By LAMECH JOHNSON
Tribune Staff Reporter
A schizophrenic man who fatally stabbed his five-year-old brother had a “genetic predisposition” to the mental illness that was further compounded by marijuana abuse, a psychiatrist told a Supreme Court judge yesterday.
Dr John Dillard, a licensed psychiatrist with the Public Hospitals Authority, testified of his evaluation done on 23-year-old Wenzell Knowles who is awaiting sentencing concerning the December 20, 2012 death of Dequan Clarke.
Knowles pleaded not guilty to murder when formally arraigned in the Supreme Court in January 2014 and maintained that plea when the charge was read to him last October for the expected start of his trial.
However, he pleaded guilty to manslaughter by diminished responsibility instead and the sentencing was adjourned on four occasions until yesterday.
According Dr Dillard, Knowles suffers from paranoid schizophrenia, in which the patient has delusions that a person or some individuals are plotting against them or members of their family.
“There are some persons who have a genetic predisposition to getting it,” the psychiatrist told prosecutor Terry Archer.
The prosecutor asked if substance abuse played a factor in the occurrence of the mental disorder.
“Use of marijuana was certainly a factor but we also attributed this to genetic predisposition. Unfortunately, there’s no cure for schizophrenia but with treatment it can be suppressed,” the doctor said.
Dr Dillard said that Knowles has been receiving treatment and “we saw significant reduction in his symptoms.”
The prosecutor asked if there was a possibility of relapse.
“If he’s not on treatment or uses a substance that triggers the condition, he could become psychotic,” the physician admitted.
Knowles’ lawyer, Jiaram Mangra, asked the psychiatrist if he had recent contact with his client. Dr Dillard said yes.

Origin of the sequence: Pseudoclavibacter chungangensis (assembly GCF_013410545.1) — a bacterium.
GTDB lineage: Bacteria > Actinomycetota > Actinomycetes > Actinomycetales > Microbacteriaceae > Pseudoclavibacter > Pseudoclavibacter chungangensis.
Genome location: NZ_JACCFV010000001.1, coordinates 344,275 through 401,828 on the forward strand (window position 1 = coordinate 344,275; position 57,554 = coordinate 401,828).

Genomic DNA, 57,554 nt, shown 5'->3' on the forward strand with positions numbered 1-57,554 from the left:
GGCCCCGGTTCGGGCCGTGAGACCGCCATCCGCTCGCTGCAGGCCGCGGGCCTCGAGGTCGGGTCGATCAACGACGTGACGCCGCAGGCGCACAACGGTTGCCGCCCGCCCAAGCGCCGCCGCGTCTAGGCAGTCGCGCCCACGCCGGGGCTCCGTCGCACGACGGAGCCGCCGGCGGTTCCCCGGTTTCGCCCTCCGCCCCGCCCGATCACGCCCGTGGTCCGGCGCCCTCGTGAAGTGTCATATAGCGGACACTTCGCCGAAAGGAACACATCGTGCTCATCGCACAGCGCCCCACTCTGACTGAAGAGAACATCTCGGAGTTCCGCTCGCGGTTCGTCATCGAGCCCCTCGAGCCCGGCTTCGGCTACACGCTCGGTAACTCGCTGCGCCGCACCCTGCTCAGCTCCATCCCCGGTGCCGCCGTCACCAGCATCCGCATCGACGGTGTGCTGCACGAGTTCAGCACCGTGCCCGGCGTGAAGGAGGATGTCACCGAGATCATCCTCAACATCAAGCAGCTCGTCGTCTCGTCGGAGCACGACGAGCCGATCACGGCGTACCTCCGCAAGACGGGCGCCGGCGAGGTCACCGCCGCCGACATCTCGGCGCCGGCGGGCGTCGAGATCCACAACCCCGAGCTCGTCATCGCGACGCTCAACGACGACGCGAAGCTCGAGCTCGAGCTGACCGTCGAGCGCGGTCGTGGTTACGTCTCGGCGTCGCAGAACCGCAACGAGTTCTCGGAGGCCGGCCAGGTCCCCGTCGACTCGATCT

“A week ago he was doing quite well. His communication skills were excellent and his ability to comprehend was above average. He’s stable,” the psychiatrist said.
Mr Mangra asked if it was possible that Knowles could be released from custody in the future and the psychiatrist said the possibility existed “but there would have to be safeguards.”
“Certainly with the improvements he’s shown, he can be discharged in the future,” Dr Dillard said.
“Has he shown any violent tendencies since being remanded to the Sandilands Rehabilitation Centre?” the lawyer asked.
“There’s been behavioral issues but not abnormal in our environment. However, he’s not shown any violence of a physical nature at Sandilands thus far,” the psychiatrist said.
Mr Mangra asked if he would expect violent tendencies from an untreated paranoid schizophrenic. Dr Dillard said yes.
“When someone is out of touch with reality, they could become violent,” the psychiatrist said.
Justice Indra Charles has reserved her decision on sentencing until March 22.
On the evening in question, the five-year-old victim was found in a bedroom wrapped in a sheet with a stab wound in his chest. His throat was slit.
Knowles, upon initial evaluation at Sandilands, compared the killing to stories in the Bible and suggested he was making “a sacrifice like Abraham had to sacrifice his son.”
However, in a probation report prepared for the court, Knowles was documented as saying that he was unable to recall what transpired the day of his brother’s death.
He claimed he was saddened by his brother’s death, a probation officer said at a hearing two weeks ago.
Schizophrenia is a mental disorder that affects how a person thinks, feels and acts, resulting in difficulty distinguishing between what is real and what is imaginary. It may also leave the individual unresponsive or withdrawn and affected individuals may have difficulty expressing normal emotions in social situations.